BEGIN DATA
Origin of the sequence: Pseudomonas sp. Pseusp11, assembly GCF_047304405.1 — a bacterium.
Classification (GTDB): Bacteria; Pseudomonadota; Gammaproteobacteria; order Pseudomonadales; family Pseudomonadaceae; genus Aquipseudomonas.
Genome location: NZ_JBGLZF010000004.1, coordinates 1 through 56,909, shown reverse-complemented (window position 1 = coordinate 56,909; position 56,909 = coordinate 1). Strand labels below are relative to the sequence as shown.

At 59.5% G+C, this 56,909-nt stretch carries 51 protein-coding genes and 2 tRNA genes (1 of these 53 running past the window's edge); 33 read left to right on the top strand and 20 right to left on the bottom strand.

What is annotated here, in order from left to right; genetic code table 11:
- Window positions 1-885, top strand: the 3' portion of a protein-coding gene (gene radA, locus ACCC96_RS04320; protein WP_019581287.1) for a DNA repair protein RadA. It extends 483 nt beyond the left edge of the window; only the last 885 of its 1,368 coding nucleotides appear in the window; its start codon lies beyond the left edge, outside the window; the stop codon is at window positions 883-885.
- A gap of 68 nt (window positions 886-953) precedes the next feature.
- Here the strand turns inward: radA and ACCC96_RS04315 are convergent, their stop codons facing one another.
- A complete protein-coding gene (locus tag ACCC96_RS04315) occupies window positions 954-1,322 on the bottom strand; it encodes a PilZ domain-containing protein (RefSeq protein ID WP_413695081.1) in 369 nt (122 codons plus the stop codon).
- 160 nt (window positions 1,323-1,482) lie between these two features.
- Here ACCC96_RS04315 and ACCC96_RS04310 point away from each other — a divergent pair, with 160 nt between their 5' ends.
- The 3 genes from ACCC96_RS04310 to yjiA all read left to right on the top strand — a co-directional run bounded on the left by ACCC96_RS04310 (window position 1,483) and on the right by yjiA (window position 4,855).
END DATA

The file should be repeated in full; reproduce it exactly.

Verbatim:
Origin of the sequence: Pseudomonas sp. Pseusp11, assembly GCF_047304405.1 — a bacterium.
Classification (GTDB): Bacteria; Pseudomonadota; Gammaproteobacteria; order Pseudomonadales; family Pseudomonadaceae; genus Aquipseudomonas.
Genome location: NZ_JBGLZF010000004.1, coordinates 1 through 56,909, shown reverse-complemented (window position 1 = coordinate 56,909; position 56,909 = coordinate 1). Strand labels below are relative to the sequence as shown.

At 59.5% G+C, this 56,909-nt stretch carries 51 protein-coding genes and 2 tRNA genes (1 of these 53 running past the window's edge); 33 read left to right on the top strand and 20 right to left on the bottom strand.

What is annotated here, in order from left to right; genetic code table 11:
- Window positions 1-885, top strand: the 3' portion of a protein-coding gene (gene radA, locus ACCC96_RS04320; protein WP_019581287.1) for a DNA repair protein RadA. It extends 483 nt beyond the left edge of the window; only the last 885 of its 1,368 coding nucleotides appear in the window; its start codon lies beyond the left edge, outside the window; the stop codon is at window positions 883-885.
- A gap of 68 nt (window positions 886-953) precedes the next feature.
- Here the strand turns inward: radA and ACCC96_RS04315 are convergent, their stop codons facing one another.
- A complete protein-coding gene (locus tag ACCC96_RS04315) occupies window positions 954-1,322 on the bottom strand; it encodes a PilZ domain-containing protein (RefSeq protein ID WP_413695081.1) in 369 nt (122 codons plus the stop codon).
- 160 nt (window positions 1,323-1,482) lie between these two features.
- Here ACCC96_RS04315 and ACCC96_RS04310 point away from each other — a divergent pair, with 160 nt between their 5' ends.
- The 3 genes from ACCC96_RS04310 to yjiA all read left to right on the top strand — a co-directional run bounded on the left by ACCC96_RS04310 (window position 1,483) and on the right by yjiA (window position 4,855).